It is childish to imagine Audi/VW as any more or less fundamentally “evil” than Nissan/Renault. Neither is good or evil. They’re just corporations without purpose or intent except as means to generate return on investment. Audi/VW made different judgements than Nissan/Renault with regards to what was the most profitable course of action. The former took a big risk when it chose to cheat on emissions tests, even an unusual one if the leadership was fully aware that it was not merely unethical but in fact illegal. On EVs they decided to postpone and undermine them – rather than undermine the value of their patent portfolios relating to fossil-car technology. If you naïvely expect a company to be working for you, when you are not the owner, you can say that was the wrong decision. If you realize how businesses work it looks like it was a pretty good decision.

      There is little reason to doubt that cars will be big business far beyond 2025, and every reason to think that Audi/VW have a lot of the required skills to be a big part of it. The supposed fact that they didn’t understand EVs would be the future until now makes sense when you consider things from their point of view. You cannot very well decide to undermine green cars for the sake of profits and SAY SO publicly – that would not be good for profits. It is true that Audi has been hurt significantly by Tesla in the US luxury segment, but that is after all a small part of Audis global business.

      By the way, Tesla may just be different – at least as long as Elon can control it. But even they are a public company and legally obliged to serve the interests of its shareholders – NOT those of society at large (except when they happen to coincide).

      To me, it looks like 2025 is likely to be near the optimal time for a traditional manufacturer to seriously enter the EV game. By then EVs will hopefully account for a meaningful share of the market – a pitiful 0.1% in 2015.

      The real problem isn’t companies that won’t serve the public good (that’s never going to happen; how much do YOU do for the public good? how motivating is it, compared to what’s good for you and those near you? it’s just not human nature to sacrifice oneselves for the anonymous masses!) OR that consumers won’t choose the right thing (for the same reasons). It’s that governments haven’t set up markets so that what’s profitable for individual corporations and consumers is the same thing that’s profitable for society at large.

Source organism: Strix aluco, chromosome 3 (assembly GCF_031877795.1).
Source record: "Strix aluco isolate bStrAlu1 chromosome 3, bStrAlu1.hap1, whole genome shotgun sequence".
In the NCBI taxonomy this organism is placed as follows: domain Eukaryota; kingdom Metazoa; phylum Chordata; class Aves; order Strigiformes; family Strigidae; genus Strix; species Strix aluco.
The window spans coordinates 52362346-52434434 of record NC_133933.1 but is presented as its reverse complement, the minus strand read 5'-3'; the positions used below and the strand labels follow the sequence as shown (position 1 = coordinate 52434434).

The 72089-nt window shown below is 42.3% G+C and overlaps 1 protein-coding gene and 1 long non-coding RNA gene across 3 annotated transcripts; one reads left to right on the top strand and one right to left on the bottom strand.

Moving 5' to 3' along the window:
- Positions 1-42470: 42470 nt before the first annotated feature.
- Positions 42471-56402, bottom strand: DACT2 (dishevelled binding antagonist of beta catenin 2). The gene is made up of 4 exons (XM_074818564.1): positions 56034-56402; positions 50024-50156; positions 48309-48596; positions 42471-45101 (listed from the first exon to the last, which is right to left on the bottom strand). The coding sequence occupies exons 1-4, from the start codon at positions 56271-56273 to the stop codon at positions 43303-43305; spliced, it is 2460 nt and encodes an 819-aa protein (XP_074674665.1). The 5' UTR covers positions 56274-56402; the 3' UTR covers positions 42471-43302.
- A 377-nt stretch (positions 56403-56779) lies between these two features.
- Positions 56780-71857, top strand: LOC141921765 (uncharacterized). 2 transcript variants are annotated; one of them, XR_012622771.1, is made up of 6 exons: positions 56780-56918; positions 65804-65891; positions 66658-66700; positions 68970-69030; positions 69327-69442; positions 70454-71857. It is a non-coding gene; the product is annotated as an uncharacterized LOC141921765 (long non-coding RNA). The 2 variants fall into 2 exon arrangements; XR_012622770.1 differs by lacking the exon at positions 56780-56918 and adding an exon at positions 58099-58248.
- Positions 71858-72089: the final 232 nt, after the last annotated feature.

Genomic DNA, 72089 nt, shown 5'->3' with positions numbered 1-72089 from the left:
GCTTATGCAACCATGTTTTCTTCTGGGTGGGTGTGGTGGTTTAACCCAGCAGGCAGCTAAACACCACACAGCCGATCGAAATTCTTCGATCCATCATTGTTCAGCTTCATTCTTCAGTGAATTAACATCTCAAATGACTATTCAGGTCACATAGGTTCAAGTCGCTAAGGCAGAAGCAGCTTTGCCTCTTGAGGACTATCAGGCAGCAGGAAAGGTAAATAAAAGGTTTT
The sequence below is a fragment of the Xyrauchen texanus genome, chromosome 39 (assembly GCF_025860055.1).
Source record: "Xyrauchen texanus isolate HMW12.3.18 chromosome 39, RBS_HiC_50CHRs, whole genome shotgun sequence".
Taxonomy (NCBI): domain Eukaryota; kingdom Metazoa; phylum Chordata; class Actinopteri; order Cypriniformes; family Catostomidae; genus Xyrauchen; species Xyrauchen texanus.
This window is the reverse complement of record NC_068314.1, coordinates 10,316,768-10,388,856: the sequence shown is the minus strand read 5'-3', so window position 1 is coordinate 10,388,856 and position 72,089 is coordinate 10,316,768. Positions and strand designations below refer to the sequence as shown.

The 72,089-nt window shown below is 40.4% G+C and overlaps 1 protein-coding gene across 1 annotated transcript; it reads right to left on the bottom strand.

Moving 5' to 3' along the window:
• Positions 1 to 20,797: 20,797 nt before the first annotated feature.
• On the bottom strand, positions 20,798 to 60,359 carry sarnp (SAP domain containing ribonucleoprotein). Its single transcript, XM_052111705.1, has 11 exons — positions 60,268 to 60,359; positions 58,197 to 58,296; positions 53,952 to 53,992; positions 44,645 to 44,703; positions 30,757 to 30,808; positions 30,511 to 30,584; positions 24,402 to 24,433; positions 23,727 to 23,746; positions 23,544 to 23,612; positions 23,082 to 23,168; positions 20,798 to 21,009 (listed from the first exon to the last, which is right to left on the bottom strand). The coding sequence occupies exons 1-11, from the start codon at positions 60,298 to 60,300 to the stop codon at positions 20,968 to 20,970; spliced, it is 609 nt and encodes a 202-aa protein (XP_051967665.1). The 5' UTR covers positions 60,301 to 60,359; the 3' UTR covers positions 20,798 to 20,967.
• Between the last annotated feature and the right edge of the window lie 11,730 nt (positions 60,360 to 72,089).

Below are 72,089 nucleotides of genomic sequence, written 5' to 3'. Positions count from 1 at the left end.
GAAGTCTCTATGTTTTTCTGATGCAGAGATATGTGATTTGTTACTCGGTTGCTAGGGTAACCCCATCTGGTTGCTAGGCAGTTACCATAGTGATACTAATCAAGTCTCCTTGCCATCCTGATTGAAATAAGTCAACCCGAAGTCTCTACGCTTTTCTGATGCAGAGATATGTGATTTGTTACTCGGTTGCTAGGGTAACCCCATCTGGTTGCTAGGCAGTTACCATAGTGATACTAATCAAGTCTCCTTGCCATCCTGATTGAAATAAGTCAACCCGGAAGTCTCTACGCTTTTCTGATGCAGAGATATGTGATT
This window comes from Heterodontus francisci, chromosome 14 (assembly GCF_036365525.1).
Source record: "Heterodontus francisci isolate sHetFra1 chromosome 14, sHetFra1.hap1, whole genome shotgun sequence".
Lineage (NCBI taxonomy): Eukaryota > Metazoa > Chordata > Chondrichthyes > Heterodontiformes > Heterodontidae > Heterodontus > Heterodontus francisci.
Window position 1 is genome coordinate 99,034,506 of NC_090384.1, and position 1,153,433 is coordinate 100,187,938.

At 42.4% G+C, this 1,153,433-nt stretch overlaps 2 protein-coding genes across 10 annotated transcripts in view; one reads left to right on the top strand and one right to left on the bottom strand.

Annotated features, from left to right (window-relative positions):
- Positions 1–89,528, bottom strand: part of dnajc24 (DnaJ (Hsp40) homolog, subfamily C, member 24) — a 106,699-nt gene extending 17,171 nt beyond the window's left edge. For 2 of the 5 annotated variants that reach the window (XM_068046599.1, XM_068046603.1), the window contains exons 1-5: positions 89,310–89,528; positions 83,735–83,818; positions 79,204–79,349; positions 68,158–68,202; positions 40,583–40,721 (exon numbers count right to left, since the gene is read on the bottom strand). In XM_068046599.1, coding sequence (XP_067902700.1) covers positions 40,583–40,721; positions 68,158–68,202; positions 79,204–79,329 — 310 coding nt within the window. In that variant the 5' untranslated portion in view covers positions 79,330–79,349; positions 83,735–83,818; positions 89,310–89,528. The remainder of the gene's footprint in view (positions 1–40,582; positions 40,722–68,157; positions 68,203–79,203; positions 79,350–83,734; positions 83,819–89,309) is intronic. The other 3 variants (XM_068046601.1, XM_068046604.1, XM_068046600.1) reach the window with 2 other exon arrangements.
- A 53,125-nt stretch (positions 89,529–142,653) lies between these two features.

8. CDAVIS says:

    By 2025 Tesla and Apple will have eaten over 50% of Audi’s today’s market share…because Audi is organizationally not capable of going “all in” on the EV front.

    1. Braben says:

      I doubt very much that either Tesla or Apple will be able to even produce anywhere near 50% of the volume in 2025 that Audi does.

      1. Brad says:

        Tesla already crushes Audi in sales in its class. Tesla is the only car company prepping to sell EVs in mass market numbers by building the Gigafactory while dinosaur companies like Audi get left far behind.

        Audi’s statement about what they will eventually have, an entire decade from now, proves how totally clueless they are about EV tech.

        1. Bone says:

          Audi is producing about 1.7 million cars per year. Tesla is aiming to produce 0.5 million when Gigafactory is running at full capacity. They would need a second Gigafactory before they can reach 50% of Audi’s current capacity. Not likely by 2025.

          1. Pushmi-Pullyu says:

            Tesla is growing its production at, what, about 45% per year? So I will be very surprised indeed if they don’t exceed Audi’s production before 2025.

            A second Gigafactory by 2025, or even before? No problem. Perhaps you haven’t heard that Tesla has renamed the project “Gigafactory 1”, underscoring the plan to keep expanding after 2020-2021.

            1. Bone says:

              There is always ups and downs. Growth rate of 45% per year for ten years in a row is highly unlikely.

          2. Brad says:

            Wrong. Tesla is already planning multiple Gigafactories in other countries.

            Try doing some research.

            Tesla will continue to easily crush Audi in sales in its class and Audi has now proven that they are far, far behind in tech and will only continue to fall even further behind with their dinosaur plans.